To many, credit reporting bureaus seem to be monolithic entities, created only for the purpose of destroying the financial life of innocent citizens. They seem to be as bad as other large companies, only existing for the purpose of serving large banks and spying on everyone. However, nothing could be farther from the truth. In almost all transactions, US law protects the consumer over the reporting agency or bank.
The largest and most effective law in protecting the consumer in this context is the Fair Credit Reporting Act (FCRA) passed in 1970 and amended in 2003. The amendment is typically called the Fair and Accurate Credit Transactions Act (FACTA). Together, these two bills give the consumer a number of rights in terms of his or her credit, and protect from many possible abuses of the process.
Consumer Reporting Agencies
The first thing that the Fair Credit Reporting Act did was to establish a new branch of organization, called a consumer reporting agency. Businesses that fall under this umbrella have a number of responsibilities, as outlined later in this article, and have to make quarterly reports to the FTC to ensure that they are doing their duty.
Fraud / Identity Theft Alerts
FACTA was primarily concerned with establishing the rights of people who have been subjected to fraud concerning their credit or identity theft. To prevent this, the federal government set up the Annual Credit Report website, allowing all consumers to view their credit information for free once a year. Also, this view is not allowed to be used against the consumer on his or her report. Other regulations were put in place as to what a bureau must do if a consumer believes that a report contains an error, and allowing a consumer to place a fraud alert on his or her report, if he or she has been the subject of identity theft .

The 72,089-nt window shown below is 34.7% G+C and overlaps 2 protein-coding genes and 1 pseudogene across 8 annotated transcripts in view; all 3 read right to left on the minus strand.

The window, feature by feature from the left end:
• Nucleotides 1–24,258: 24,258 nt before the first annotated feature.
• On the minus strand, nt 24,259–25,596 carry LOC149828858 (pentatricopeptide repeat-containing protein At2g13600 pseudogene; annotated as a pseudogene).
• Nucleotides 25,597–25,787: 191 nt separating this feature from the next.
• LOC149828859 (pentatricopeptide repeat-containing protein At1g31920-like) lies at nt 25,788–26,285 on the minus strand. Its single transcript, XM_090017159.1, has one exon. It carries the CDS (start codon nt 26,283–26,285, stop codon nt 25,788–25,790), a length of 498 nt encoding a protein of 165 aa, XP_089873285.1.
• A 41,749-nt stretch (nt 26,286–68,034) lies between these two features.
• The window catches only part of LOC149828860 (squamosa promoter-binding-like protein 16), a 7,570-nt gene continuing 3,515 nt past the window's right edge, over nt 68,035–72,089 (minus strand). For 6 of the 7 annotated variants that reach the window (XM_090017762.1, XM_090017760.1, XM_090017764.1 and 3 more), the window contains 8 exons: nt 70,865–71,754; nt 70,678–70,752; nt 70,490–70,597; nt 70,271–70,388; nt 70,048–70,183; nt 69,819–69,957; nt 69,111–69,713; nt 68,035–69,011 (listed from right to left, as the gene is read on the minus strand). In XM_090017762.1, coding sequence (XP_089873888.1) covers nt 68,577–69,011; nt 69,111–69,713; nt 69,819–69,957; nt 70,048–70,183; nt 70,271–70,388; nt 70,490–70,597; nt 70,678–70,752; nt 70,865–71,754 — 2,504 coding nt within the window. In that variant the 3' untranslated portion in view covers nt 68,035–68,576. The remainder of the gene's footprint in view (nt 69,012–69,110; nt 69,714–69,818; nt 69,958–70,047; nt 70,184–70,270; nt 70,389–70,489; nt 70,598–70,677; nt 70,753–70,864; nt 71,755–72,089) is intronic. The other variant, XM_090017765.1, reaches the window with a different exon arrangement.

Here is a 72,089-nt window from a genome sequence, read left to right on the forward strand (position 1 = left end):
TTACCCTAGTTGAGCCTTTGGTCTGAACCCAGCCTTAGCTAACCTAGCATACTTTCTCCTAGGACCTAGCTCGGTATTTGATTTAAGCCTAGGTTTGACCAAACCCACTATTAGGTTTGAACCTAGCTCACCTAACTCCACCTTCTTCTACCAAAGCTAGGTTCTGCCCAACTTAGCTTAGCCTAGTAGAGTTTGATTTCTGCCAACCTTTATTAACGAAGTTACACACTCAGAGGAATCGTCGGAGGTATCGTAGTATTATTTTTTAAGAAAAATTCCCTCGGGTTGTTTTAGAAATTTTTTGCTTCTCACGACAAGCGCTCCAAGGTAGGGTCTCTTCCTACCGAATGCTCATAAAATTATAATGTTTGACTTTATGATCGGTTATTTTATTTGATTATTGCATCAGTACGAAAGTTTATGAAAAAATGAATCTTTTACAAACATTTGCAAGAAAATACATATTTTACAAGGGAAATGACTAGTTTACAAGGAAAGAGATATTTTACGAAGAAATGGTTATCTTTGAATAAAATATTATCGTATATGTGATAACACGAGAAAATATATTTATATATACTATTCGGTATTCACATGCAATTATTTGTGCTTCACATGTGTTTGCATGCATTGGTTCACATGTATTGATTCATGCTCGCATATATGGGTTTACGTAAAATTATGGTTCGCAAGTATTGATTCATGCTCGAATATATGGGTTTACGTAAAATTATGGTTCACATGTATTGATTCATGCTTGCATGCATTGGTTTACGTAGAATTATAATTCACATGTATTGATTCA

What the Information Can be Used For
The FCRA limits who is allowed to access the information contained in a credit history. Previously, anybody could purchase a report from one of the major bureaus, the the FCRA lays down limitations and only in those cases may a bureau sell a report. The protects the consumer against abuses by those selling housing, employers, and similar non-financial uses of one's history.
Limitations of Information
Finally, together the two laws set up limitations for what type of information may be bought and sold and when that information may be used. For example, the FCRA says that a bankruptcy may not be held against a consumer more than ten years after it was declared. Also, bureaus may not sell any information on transactions that were removed from one's credit because they were fraudulent or in error. This definitely helps protect the consumer in the long run, as eventually, no matter what happens, a negative mark in one's history will be removed.